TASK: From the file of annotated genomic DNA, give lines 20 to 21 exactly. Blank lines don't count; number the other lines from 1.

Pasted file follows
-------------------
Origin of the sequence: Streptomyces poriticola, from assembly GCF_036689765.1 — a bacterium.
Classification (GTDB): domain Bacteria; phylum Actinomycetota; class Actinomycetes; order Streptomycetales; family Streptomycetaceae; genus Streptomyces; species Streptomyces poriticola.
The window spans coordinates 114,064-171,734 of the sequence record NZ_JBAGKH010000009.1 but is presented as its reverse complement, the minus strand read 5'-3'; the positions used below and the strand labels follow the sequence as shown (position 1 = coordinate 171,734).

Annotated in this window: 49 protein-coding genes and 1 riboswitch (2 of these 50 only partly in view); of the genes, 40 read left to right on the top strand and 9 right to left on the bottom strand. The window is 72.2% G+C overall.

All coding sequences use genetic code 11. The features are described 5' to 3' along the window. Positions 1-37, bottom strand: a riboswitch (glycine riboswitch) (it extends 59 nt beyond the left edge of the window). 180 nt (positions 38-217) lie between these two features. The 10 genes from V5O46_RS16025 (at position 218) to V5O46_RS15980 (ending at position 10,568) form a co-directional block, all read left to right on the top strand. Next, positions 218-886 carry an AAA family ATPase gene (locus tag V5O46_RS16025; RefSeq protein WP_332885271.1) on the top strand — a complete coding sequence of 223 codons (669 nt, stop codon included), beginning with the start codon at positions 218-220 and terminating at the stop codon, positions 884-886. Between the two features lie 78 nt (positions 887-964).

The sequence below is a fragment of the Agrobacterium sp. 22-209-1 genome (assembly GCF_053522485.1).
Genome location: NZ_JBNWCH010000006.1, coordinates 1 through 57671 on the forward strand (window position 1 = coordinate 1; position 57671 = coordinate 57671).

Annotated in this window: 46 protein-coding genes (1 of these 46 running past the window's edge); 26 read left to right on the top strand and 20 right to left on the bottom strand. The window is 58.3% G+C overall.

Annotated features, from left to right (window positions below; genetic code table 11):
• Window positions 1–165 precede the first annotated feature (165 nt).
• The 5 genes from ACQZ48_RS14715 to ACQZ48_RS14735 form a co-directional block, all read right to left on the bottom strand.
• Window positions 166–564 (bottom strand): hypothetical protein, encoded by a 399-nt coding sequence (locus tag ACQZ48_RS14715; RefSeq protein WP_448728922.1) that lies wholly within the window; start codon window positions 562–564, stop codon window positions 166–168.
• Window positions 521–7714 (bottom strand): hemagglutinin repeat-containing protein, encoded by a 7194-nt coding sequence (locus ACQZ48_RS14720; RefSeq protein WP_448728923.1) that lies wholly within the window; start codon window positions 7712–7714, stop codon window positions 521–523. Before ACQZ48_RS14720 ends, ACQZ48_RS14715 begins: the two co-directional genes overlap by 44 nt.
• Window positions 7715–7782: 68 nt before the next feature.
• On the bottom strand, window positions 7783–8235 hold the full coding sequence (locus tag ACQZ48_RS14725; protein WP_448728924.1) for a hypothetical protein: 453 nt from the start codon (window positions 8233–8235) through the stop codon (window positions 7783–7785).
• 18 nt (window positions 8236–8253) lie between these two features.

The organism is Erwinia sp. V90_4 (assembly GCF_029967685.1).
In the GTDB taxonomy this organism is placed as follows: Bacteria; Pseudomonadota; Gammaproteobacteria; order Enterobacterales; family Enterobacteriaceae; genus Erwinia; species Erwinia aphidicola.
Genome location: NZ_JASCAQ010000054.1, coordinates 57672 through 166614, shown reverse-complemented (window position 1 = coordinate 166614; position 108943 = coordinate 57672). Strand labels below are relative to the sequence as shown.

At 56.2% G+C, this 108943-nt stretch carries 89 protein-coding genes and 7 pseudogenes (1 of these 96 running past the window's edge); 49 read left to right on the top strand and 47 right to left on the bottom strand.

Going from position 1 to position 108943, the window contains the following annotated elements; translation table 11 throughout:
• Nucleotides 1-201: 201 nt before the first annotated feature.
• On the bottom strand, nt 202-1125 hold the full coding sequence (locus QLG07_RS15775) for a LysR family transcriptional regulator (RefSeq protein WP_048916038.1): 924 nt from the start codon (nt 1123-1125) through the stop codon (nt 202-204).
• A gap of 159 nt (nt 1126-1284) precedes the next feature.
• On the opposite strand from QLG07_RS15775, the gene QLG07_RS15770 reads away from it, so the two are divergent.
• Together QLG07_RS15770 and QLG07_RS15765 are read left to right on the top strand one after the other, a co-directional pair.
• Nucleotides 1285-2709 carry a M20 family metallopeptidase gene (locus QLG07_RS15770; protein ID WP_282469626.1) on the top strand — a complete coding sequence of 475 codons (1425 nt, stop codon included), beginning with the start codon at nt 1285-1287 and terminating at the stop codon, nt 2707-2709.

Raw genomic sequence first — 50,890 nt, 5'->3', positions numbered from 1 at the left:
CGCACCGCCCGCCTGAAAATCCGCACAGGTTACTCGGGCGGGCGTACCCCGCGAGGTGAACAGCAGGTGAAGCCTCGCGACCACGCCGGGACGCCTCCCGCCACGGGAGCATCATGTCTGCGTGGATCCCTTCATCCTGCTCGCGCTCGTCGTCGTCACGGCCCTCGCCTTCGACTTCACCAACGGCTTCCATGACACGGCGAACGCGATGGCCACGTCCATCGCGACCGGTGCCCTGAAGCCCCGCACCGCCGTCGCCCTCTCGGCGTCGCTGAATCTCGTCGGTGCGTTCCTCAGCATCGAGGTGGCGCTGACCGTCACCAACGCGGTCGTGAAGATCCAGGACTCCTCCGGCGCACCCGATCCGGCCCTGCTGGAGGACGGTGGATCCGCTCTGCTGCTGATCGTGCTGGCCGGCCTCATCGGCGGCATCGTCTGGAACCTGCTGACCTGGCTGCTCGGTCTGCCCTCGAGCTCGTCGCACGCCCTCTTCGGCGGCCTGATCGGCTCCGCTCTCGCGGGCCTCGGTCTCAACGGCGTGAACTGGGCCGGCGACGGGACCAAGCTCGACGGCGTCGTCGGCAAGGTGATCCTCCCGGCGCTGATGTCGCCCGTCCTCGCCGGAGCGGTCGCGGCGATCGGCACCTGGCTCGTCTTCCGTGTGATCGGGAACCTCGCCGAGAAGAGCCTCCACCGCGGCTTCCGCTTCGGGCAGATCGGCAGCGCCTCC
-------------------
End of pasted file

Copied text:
At 56.2% G+C, this 108943-nt stretch carries 89 protein-coding genes and 7 pseudogenes (1 of these 96 running past the window's edge); 49 read left to right on the top strand and 47 right to left on the bottom strand.

Going from position 1 to position 108943, the window contains the following annotated elements; translation table 11 throughout: